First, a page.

In biological systems, mineralisation is directed by biological macromolecules with anionic functionalised domains. Some of these macromolecules have been implicated in nucleation of biominerals, whilst others are thought to control the growth of nascent crystals through binding to the crystal surface. The structure of these macromolecules and the anionic groups of the functionalised domains varies widely however, making the mechanism by which binding to the crystal surface occurs and the resultant effect on the crystals difficult to elucidate. The aims of this study were to study the growth of a crystal with importance to medicine, hydroxyapatite, in the presence of model polyelectrolytes with carboxylate, sulphate and phosphate functionality in order to determine possible mechanisms of polyelectrolyte-surface interactions.
A general review of biomineralisation is presented, with an emphasis on its occurrence within mammalian systems and the biomacromolecules present as additives during crystal growth. This thesis highlights the few existing reports that have investigated the growth of hydroxyapatite in the presence of polyelectrolyte additives. Due to the common occurrence of polysaccharides in soluble biomacromolecules present during biomineralisation, a set of polysaccharides with varied functional groups; alginate (Alg), a phosphorylated analogue of alginate (PAlg), and heparin (Hep), were investigated for their effect on the crystal growth of hydroxyapatite. The lack of commercial availability of phosphorylated alginate necessitated the development of a protocol for the modification of alginate with phosphate groups, from a phosphorylation reaction previously applied to cellulose. The effects of the reaction on the phosphorylated alginate, such as the degree of substitution, the reduction in Mw, and the site of phosphorylation, were investigated. Upon phosphorylation alginate was found to be modified predominantly at the M3 site, with some modification observed at M2, G2, G3 and the end groups.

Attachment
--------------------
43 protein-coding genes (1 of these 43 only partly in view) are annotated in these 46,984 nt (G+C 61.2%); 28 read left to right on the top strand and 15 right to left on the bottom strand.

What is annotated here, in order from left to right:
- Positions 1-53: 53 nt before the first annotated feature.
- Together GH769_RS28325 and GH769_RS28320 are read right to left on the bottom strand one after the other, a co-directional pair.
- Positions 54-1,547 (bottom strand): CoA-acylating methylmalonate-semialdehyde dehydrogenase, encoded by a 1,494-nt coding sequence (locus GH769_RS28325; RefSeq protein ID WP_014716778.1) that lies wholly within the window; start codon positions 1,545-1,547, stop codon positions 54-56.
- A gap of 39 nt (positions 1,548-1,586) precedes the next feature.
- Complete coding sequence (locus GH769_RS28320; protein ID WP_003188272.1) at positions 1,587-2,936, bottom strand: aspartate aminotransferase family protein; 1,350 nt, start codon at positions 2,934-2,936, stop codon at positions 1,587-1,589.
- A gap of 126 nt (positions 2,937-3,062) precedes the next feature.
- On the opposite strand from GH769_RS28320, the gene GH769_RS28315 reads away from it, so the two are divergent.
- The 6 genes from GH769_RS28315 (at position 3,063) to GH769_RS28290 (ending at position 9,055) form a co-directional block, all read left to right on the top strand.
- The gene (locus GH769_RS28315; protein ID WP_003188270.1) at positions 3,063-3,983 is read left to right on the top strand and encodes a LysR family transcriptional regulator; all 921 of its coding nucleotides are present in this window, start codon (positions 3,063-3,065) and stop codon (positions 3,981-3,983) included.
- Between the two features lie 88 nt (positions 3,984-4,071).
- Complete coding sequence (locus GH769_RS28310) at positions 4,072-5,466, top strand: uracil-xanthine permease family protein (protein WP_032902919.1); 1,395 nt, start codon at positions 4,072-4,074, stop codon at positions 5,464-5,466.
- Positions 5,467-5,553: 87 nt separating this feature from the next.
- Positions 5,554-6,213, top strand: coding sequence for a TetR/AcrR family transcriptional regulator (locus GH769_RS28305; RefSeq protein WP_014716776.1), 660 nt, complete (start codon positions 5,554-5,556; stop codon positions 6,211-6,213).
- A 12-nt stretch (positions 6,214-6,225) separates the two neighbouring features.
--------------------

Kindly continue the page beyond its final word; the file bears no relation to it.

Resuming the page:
The need for the preparation of synthetic polyelectrolytes with defined numbers of subunits and specific functional groups is also identified. A controlled radical polymerisation using RAFT was developed as a method to polymerise monomers with acidic functionality. Through this technique the controlled polymerisation of the monomers 2-hydroxyethyl acrylate (HEA), 3-sulfopropyl acrylate (SPA) and 2-carboxyethyl acrylate (CEA) was conducted. In addition to these homopolymerisations, the co-polymerisation of HEA and CEA was conducted to yield co-polymers with HEA:CEA ratios of 5:1 and 1:1. Kinetic data suggested that the polymerisation proceeded with a high degree of control over the dispersity. The polysaccharides and polyacrylates were used as models in subsequent experiments to extend the knowledge of binding processes of polyelectrolytes and, by extension, biomacromolecules to the surface of hydroxyapatite, through studies of their effect on crystal growth rates and morphologies. A series of crystal growth protocols from the literature were evaluated for their applicability to the study of hydroxyapatite crystal growth rates and morphology. From these, the constant composition method was adopted to quantify the growth rates, along with a relative rates method developed to support the observed rates, with a high temperature synthesis used to evaluate the effect of additives on HAP morphologies. The protocols were repeated with the presence of the polysaccharide and polyacrylate additives. From these experiments it was found that the affinity of binding of the polyelectrolytes to the surface of hydroxyapatite was the result of multiple factors; the number of subunits, the functional groups present, and also potentially the secondary structure of the polyelectrolyte. Phosphorylated alginate was found to cause the greatest reduction in the growth rate and overall size of hydroxyapatite, possibly due to a strong affinity between the phosphate groups and calcium. Despite having a higher number of subunits than PAlg, Alg was found to have a lower affinity to hydroxyapatite, and it is not clear to what extent the functional groups, or secondary structure of either polysaccharide plays a role in this difference. PSPA was found to have the lowest affinity to hydroxyapatite, possibly due to being composed of the smallest number of subunits of all of the polyelectrolytes evaluated. Again the secondary structure and functional groups are expected to play a role in this difference. Heparin, a polysaccharide with carboxyl and sulphate groups was found to bind selectively to the surface normal to the crystal c-axis, suggesting a similar inhibitory action of proteoglycans in biological systems.